- 2011 Election Reports
- Faits Divers
- Photo Gallery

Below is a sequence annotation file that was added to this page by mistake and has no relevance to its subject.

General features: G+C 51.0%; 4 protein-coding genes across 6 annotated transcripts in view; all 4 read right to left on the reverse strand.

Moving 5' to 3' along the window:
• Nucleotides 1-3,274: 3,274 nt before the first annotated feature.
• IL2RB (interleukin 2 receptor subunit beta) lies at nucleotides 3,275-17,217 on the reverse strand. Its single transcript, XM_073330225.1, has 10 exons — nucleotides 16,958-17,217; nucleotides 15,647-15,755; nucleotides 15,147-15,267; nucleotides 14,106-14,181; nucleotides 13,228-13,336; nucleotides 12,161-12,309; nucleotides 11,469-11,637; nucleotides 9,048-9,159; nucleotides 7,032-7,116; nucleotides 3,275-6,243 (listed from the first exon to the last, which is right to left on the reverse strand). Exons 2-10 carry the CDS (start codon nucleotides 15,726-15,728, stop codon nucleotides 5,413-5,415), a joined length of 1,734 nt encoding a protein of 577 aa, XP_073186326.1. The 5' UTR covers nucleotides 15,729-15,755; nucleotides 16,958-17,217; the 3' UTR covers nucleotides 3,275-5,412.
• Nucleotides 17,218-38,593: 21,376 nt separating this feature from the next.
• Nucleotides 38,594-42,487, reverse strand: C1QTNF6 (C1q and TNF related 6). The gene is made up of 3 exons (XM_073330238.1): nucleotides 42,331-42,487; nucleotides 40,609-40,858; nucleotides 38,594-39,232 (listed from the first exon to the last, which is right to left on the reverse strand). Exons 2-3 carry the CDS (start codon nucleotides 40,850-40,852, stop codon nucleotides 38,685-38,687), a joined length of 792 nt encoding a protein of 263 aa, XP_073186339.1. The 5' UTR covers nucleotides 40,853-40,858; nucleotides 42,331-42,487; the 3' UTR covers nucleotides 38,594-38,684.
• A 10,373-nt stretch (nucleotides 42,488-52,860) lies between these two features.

We understand infrastructure to be the basic systems and services that are necessary for a country or an organization to run smoothly such buildings, transport networks, water and power supplies and communication apparatus. According to the American economist Robert Barro, heavy public sector spending on infrastructure is a favourable component to boost economic growth. A focus on infrastructural development will bring positive externalities that have the effect of increasing a country’s performance. Simply put, Barro’s model stipulates that a sustained growth mechanism is justified due to the fact that public expenditure permits an increase in income, which causes an increase in the tax returns base. This in turn induces a certain amount of growth in public spending which renders the accumulation of capital possible. When this capital is properly managed, then development follows. The Cameroon government policy on infrastructure development as a source of endogenous growth is part of the Growth and Employment Strategy Paper (GESP) for 2035. The government seeks to invest in infrastructure through the domains of energy, buildings and public works, transport, information technology and communication, postal services and ameliorating access to portable water. To meet this dream, there are projects that span the national territory such as the Mem’vele hydroelectricity power station project, the Limbe deep seaport project, the tarring of new roads as well as the is the optic fibre project.